~ Reflection on Universal Friendliness ~
In Buddhism, universal friendliness is considered a foundational meditation practice that was originally taught by the Buddha. Here’s the story:
One year, some of the Buddha’s monks went to spend the rainy season in a forest, so that they could meditate in a calm and peaceful setting. But the tree spirits inhabiting the forest did not want the monks to stay, so they started to scare them away. Over time, the monks became very frightened of the spirits, and they eventually decided to leave the forest. So they returned to the monastery and told the Buddha what had happened.
In response, the Buddha taught the monks the Metta Sutta and advised them to return to the forest, equipped with this sutta for their protection. So the monks went back to the forest and practiced the instructions the Buddha had given them, offering the tree spirits metta or universal friendliness. The tree spirits were so moved by the power of the monks’ love that they allowed them to stay and meditate in peace.
Universal friendliness is an antidote to fear and other types of aversion. It’s about wishing happiness and contentment to all beings, without bias or prejudice and without looking for specific outcomes or anything in return.
The starting point for universal friendliness is intention. You don’t need to feel universal friendliness, just have an intention to feel it. This is important because sometimes we don’t feel kind or compassionate to ourselves or others.
That said, it's easier to be kind towards to our friends and families than it is to be universally friendly towards everyone, especially people we don’t know or don’t like. But in my experience, it is possible to offer goodwill to people without liking them or knowing them. This is because when we look deeply, we see that other people are just like us.
If we put ourselves in their shoes, we can understand that everyone wants to be happy and healthy, just like us. Everyone has hopes and fears, joys and sorrows, just like us. Everyone gets angry, fearful, frustrated, and confused just like us. And everyone gets sick, old and dies, just like us.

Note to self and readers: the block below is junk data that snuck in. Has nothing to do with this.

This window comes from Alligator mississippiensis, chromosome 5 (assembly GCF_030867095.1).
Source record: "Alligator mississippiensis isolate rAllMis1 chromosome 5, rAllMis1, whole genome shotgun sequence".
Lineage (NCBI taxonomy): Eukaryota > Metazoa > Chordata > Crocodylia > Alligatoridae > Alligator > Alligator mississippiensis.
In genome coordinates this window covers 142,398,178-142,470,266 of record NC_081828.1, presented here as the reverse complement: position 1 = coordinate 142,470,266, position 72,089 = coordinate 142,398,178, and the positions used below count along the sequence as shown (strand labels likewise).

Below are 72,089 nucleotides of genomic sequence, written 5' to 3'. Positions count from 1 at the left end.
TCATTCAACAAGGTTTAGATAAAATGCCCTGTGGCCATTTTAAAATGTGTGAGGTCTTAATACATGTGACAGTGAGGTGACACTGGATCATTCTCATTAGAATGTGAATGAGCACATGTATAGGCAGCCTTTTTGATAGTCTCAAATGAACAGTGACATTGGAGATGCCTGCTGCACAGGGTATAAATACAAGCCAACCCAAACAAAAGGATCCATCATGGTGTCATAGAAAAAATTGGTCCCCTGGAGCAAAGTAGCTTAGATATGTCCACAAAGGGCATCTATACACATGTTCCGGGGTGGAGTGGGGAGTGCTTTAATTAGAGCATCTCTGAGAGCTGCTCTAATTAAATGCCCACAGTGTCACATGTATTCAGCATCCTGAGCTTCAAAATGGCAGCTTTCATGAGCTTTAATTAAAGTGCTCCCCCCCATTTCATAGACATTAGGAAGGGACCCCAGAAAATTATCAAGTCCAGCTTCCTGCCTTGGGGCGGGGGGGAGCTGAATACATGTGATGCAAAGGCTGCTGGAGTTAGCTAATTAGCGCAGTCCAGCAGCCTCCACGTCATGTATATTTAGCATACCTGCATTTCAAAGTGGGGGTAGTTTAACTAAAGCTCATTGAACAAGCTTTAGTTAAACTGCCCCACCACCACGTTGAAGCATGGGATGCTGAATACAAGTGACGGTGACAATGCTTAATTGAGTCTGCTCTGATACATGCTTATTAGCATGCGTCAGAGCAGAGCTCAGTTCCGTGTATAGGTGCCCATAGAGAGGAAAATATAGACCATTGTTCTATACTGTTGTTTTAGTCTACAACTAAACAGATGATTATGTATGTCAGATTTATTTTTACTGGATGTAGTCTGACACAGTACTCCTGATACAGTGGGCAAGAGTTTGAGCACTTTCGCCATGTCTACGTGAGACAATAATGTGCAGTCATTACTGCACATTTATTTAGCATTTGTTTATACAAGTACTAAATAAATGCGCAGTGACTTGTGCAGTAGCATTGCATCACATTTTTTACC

We have so much in common with other people that is possible to feel friendliness towards them. By recognizing our shared human experiences, we can see that at a very basic level others are not so different from us. So we can feel kindness towards everyone because we are all in the same boat. This does not mean that we want to spend time with everyone, or agree with them. And it doesn’t mean that you approve of their actions, excuse them or ignore any harm they have done. But it does mean that you can open up to the possibility of offering them goodwill and friendliness.
To practice universal friendliness, it is traditional to express the intention to offer it to five types of beings in turn:
- We start with ourselves. Or if this is too difficult, you can imagine a benefactor (a kind teacher, counselor or spiritual guide) offering you their friendliness and goodwill.
- A dear friend. Someone who you love or care for wholeheartedly and completely.
- A neutral person. You can also think of this person as a familiar stranger. Someone who you might see regularly but don’t know well, such as a neighbor, ta grocery store clerk, the person who delivers your mail.
- A difficult person. Someone who you find challenging relationship with. It doesn’t have to be your worst enemy, just someone you find it hard to be with. For example, when I practice kindness towards a difficult person, I often bring to mind someone I worked with who regularly interrupted me when I was talking.
- All beings everywhere. Those we know and those we don’t know. This can include people, animals, and even plants and places.
Whoever you are focusing on, the idea is to evoke the intention of kindness as strongly as possible. You can do this using several techniques including visualizing the person or being you’re directing kindness to, and perhaps imagining them smiling back at you or being joyful. Or you can generate a felt sense of the person or being you’re directing kindness to. Sensing their presence close to you.
Another way is to reflect on the person or being, including their positive qualities and the acts of kindness they have done. And you can also reflect on how they are the same as you – they want to be happy, free of suffering and so on, just like you.
Then when you have done this, you can silently repeat 3-4 simple phrases towards them. You can choose you own phrases but it’s best to keep them very simple so you can remember them. Mine are “may I be happy, may I be healthy, may I live with ease, may I feel safe” and then altering the pronoun. “may you be happy, may you be healthy, may you live with ease, may you feel safe”
Offering universal friendliness is not always an easy practice because our minds are often judging, evaluating or comparing ourselves with others. If this happens, just surround whatever you are thinking or feeling with kindness. And remember that there is no way to do this practice incorrectly. All you need is an intention to be loving and friendly, and some patience!